An easy mistake to make is assuming that roads exist between two locations.  For example, Wharariki Beach and Moria Gate Arch are only 80 km as the crow flies, but there is no road along the coast of the Kahurangi National Park, so you actually have to drive 450 km around the park.

Overnights

We spent most of our nights in Airbnbs.  Some of them we booked over a month before we stayed, but most we booked just a few days in advance, or a few even the day of our stay.  Over 35 nights (from when we arrived in NZ in Auckland to driving back to SH) we camped 8 times, with an average of $20USD  per night.  Our Airbnbs averaged $50 USD a night.  We stayed at way more Airbnbs then we anticipated because of the weather.

Click here to get a $40 credit when signing up with Airbnb.

One of our favorite Airbnbs, in Blenheim.

Ideas for Saving Money

We avoided staying in Top 10 Holiday parks because they tended to be more expensive than other campsites. However, if you prefer to stay someplace with a bit more amenities, Top 10 Holiday Parks are the way to go.  They also have a membership, which costs $45 NZD but there are lots of Top 10 Holiday Park benefits like 10% off campsites plus and 10% off the Interislander Ferry and Discovery Ferry to Waiheke.  We only stayed at two sites, but if you include the ferries, the math works out that we would have saved $14 by getting the membership.  Not enough for us to lose sleep over, but worth a look if you are starting to plan your trip.

Rental car relocation is a thing – and can save you a ton of money if you aren’t looking for the buy-and-sell route.  Usually, the time frames are short – 3 days is very common.  But the cost is so incredibly low (or free).  It sounds too good to be true, but we know several people who have done it.

The NZ Backpacking groups on Facebook are another great resource for traveling.  People often post for sale bus tickets they can’t use or offering rideshares.  I even saw a coupon for 25% off the Interislander Ferry.  Hitchhiking is much more common here than in the US, also.  We saw lots of thumbs out along the way and did give one short ride to a couple of girls from the UK.

Negatives

It rained.  A lot.

Sandflies really suck.  Their bites are very itchy and last for a really long time.

Road Trip Breakdown

In case you missed any of the posts about the road trip:

5 Days in Auckland, New Zealand
Waiheke
Glowworms and Kayaking in Tauranga
Visiting a Kiwi Orchard
Taupo Volcanic Zone
Sheep and Rugby
Wellington
South Island’s West Coast
Christchurch
Waitangi Day
South Island Wine Country
Geeking Out LOTR Style

What Did We Miss?

There is never a time when we get ready to leave a country and say to each other “yeah, we did everything we wanted to, thee’s nothing more to see here, it’s time to go”.  New Zealand was particularly difficult to leave because, despite the fact that we spent 103 days running around the country, there are things we still wish we’d done!  Here are our top things we wish we’d seen:

Kayaking Milford Sound

We didn’t make it far enough south, but we wish we’d gone to see the beautiful Milford Sounds.  Perhaps if we had skipped the disappointing Waitangi Day celebrations we would have had enough time to get all the way south.

Helicopter Trip to the Glaciers

Photo creds to Fox Glacier Guides.

The cost of getting a helicopter hike up to the glaciers deterred us, and instead, we walked to the base, which is a bit crowded and is not THAT great of a view.  Next time, up, up and away we go.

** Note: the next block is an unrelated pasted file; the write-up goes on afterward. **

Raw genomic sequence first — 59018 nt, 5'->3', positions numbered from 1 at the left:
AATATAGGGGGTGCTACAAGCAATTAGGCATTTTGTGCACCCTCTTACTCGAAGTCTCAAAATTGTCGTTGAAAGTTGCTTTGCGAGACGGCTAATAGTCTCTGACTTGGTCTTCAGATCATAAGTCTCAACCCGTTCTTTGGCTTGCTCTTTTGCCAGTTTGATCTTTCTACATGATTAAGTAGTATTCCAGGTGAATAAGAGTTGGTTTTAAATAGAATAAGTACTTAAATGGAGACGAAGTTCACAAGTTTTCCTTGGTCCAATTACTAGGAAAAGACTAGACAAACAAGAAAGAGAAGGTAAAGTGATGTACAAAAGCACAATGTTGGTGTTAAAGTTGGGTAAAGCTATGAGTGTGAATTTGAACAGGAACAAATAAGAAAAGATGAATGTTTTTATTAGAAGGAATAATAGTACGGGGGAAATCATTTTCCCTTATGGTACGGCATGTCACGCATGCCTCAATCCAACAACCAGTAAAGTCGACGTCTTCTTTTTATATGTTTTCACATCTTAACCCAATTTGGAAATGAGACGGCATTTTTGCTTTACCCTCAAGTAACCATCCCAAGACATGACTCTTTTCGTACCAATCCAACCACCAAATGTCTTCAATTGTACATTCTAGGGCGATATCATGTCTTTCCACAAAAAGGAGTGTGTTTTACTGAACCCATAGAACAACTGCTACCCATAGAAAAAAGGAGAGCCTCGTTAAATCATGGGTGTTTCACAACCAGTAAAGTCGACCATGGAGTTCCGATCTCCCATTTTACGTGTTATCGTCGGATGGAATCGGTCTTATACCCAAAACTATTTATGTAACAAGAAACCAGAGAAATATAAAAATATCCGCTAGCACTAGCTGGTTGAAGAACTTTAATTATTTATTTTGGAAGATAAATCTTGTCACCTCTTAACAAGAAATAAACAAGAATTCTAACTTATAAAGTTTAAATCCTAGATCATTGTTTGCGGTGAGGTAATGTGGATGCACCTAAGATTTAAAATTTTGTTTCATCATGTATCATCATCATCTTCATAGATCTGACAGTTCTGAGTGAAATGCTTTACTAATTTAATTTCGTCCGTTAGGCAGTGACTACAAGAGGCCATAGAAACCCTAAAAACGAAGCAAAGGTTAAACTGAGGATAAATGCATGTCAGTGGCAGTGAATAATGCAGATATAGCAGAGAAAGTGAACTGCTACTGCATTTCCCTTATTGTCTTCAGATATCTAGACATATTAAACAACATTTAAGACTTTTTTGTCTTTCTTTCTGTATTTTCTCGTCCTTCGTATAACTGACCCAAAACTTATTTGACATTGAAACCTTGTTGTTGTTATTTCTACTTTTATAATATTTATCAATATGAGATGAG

By the way, Escape Velocity just did the walk up to both Franz Josef AND Fox Glaciers and said that Franz Josef is ten times better to walk to the face.  So, if you are like us, and are skipping the helicopter ride in leiu of walking to the face, go for Franz Josef!

The World’s Largest Kouri Tree

Photo thanks to Sailing Amelie.

Even though it is only a short drive from Whangarei, we didn’t make it over to see the largest Kauri tree in the world – Tāne Mahuta.  The tree is estimated to be between 1,250 – 2,500 years old.

Swimming with the Seals in Kaikoura

Photo thanks to Seal Swim Kaikoura.

Due to earthquake damage, the road from Kaikoura to Picton is closed, so we made the decision to skip Kaikoura to avoid the five hours of driving.  We wish we hadn’t, as the town sounds lovely, but I would especially love to swim with the seals someday!  Seal Swim Kaikoura looks like a fantastic operation.

Diving Poor Knights

Photo creds to Dive! Tutukaka.

The number one regret I have is not diving Poor Knights Island with Dive! Tutukaka.  In March, stingrays congregate to breed at the islands and divers with Dive! Tutukaka have even seen Mola Molas!!!  I had liked their facebook page and was constantly amazed by the stuff they post – they clearly have a great team and some amazing underwater photographers.

Queenstown

We didn’t even make it down to Queenstown on the South Island.  Queenstown is known as the adventure capital and is full of interesting things to do.

Additional Resources

Want more New Zealand road trip itineraries?  You could spend 3 weeks on just the North Island alone!  Check out Carpe Diem Our Way’s post on 8 Realities of Road Tripping New Zealand.  Or, consider traveling New Zealand in luxury.

12 Comments

  1. This looks amazing! I’d love to do an extended trip around New Zealand one day, so it’s great to see that it can be done (well) on such a reasonable budget.

    1. It really is an awesome trip. And car rentals are super common and very expensive, so it’s amazing to be able to buy a car!

  2. Wow. 35 days and you did all that! Impressive. I would have never thought it to be possible to buy and rent a car in a little over a month. But it looks like a great option. Thanks!

  3. To be Fair this is the first time that we have not actually had a summer in NZ and last winter was the tamest ever. Weathers gone to hell really.
    Enjoy your Blogs thanks for sharing.

  4. Wow. If I were planning a tour through NZ I would nominate you for an internet award. This blog post has wonderful information!